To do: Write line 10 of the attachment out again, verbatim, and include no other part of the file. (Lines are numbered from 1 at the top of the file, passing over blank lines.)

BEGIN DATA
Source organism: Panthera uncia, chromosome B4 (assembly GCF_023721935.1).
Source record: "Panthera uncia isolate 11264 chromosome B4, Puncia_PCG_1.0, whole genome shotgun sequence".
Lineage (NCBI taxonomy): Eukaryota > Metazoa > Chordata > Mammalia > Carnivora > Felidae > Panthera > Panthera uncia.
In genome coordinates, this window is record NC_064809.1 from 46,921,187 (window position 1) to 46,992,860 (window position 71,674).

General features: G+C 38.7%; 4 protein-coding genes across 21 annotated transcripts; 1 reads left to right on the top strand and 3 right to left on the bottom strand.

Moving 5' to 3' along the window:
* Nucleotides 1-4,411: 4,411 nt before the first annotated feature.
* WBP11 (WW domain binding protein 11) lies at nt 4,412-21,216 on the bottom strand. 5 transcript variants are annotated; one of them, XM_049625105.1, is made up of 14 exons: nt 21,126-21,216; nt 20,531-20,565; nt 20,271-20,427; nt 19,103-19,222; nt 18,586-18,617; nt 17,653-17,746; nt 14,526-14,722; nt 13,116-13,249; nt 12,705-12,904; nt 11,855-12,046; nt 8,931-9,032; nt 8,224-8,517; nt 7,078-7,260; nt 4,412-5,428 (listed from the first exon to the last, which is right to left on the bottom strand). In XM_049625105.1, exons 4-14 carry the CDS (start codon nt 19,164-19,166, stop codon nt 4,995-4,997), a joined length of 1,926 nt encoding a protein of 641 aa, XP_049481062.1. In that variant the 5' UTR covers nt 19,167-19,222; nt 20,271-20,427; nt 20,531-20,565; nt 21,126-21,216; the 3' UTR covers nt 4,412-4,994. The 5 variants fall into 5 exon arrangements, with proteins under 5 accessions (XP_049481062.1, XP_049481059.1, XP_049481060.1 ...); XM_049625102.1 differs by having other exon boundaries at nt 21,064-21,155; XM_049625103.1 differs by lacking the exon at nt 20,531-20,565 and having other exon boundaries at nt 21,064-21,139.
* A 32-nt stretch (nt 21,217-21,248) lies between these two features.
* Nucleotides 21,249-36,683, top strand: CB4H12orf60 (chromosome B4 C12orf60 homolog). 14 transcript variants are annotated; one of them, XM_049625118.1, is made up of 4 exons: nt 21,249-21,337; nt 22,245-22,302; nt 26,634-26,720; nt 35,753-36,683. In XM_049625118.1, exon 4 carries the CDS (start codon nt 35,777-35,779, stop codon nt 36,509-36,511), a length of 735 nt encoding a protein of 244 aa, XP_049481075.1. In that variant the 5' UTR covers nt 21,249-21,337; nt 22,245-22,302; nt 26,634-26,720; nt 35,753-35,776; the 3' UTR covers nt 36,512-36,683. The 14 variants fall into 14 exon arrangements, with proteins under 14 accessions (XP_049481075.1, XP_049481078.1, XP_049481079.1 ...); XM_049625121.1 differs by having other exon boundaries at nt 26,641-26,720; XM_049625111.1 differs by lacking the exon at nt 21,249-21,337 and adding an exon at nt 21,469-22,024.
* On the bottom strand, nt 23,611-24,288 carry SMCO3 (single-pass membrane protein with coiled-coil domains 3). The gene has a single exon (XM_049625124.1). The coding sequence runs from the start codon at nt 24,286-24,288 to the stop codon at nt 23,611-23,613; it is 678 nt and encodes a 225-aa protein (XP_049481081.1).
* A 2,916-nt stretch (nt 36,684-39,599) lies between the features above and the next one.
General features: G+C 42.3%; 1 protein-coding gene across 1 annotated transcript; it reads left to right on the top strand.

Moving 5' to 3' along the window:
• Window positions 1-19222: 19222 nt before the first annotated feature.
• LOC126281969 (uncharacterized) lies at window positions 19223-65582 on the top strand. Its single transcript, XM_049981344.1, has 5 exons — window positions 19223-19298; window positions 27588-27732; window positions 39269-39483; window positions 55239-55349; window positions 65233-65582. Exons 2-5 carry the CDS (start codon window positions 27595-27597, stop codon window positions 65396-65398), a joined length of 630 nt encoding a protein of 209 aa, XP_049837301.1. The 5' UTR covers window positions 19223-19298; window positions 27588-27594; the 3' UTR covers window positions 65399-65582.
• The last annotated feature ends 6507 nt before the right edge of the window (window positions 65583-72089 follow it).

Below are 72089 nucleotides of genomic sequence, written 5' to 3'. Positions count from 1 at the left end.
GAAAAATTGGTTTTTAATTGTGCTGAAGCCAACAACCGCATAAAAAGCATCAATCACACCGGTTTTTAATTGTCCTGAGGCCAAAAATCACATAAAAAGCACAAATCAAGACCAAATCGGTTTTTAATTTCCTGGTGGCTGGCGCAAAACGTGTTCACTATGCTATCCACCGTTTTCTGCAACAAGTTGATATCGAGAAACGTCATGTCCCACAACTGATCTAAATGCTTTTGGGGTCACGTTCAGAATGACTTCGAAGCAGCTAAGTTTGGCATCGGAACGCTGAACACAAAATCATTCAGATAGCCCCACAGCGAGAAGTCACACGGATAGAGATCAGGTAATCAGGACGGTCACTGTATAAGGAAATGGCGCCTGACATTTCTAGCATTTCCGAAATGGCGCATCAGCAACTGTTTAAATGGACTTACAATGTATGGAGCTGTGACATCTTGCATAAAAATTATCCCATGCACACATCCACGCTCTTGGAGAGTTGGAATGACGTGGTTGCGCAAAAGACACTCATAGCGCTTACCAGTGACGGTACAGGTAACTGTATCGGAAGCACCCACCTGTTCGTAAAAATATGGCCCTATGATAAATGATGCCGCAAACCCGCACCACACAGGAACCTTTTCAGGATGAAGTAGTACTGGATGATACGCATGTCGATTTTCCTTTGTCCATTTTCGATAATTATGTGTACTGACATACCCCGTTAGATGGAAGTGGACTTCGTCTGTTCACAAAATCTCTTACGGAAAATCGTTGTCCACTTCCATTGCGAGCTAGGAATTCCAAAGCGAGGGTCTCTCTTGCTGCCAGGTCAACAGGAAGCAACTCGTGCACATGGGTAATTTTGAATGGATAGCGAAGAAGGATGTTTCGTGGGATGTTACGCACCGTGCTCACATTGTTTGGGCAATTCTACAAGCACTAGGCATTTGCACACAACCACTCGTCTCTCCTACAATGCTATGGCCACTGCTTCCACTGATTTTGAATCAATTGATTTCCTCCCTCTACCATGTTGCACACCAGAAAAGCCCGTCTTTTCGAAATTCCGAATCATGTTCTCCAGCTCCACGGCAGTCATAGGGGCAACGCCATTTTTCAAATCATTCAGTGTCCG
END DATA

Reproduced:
* Nucleotides 21,249-36,683, top strand: CB4H12orf60 (chromosome B4 C12orf60 homolog). 14 transcript variants are annotated; one of them, XM_049625118.1, is made up of 4 exons: nt 21,249-21,337; nt 22,245-22,302; nt 26,634-26,720; nt 35,753-36,683. In XM_049625118.1, exon 4 carries the CDS (start codon nt 35,777-35,779, stop codon nt 36,509-36,511), a length of 735 nt encoding a protein of 244 aa, XP_049481075.1. In that variant the 5' UTR covers nt 21,249-21,337; nt 22,245-22,302; nt 26,634-26,720; nt 35,753-35,776; the 3' UTR covers nt 36,512-36,683. The 14 variants fall into 14 exon arrangements, with proteins under 14 accessions (XP_049481075.1, XP_049481078.1, XP_049481079.1 ...); XM_049625121.1 differs by having other exon boundaries at nt 26,641-26,720; XM_049625111.1 differs by lacking the exon at nt 21,249-21,337 and adding an exon at nt 21,469-22,024.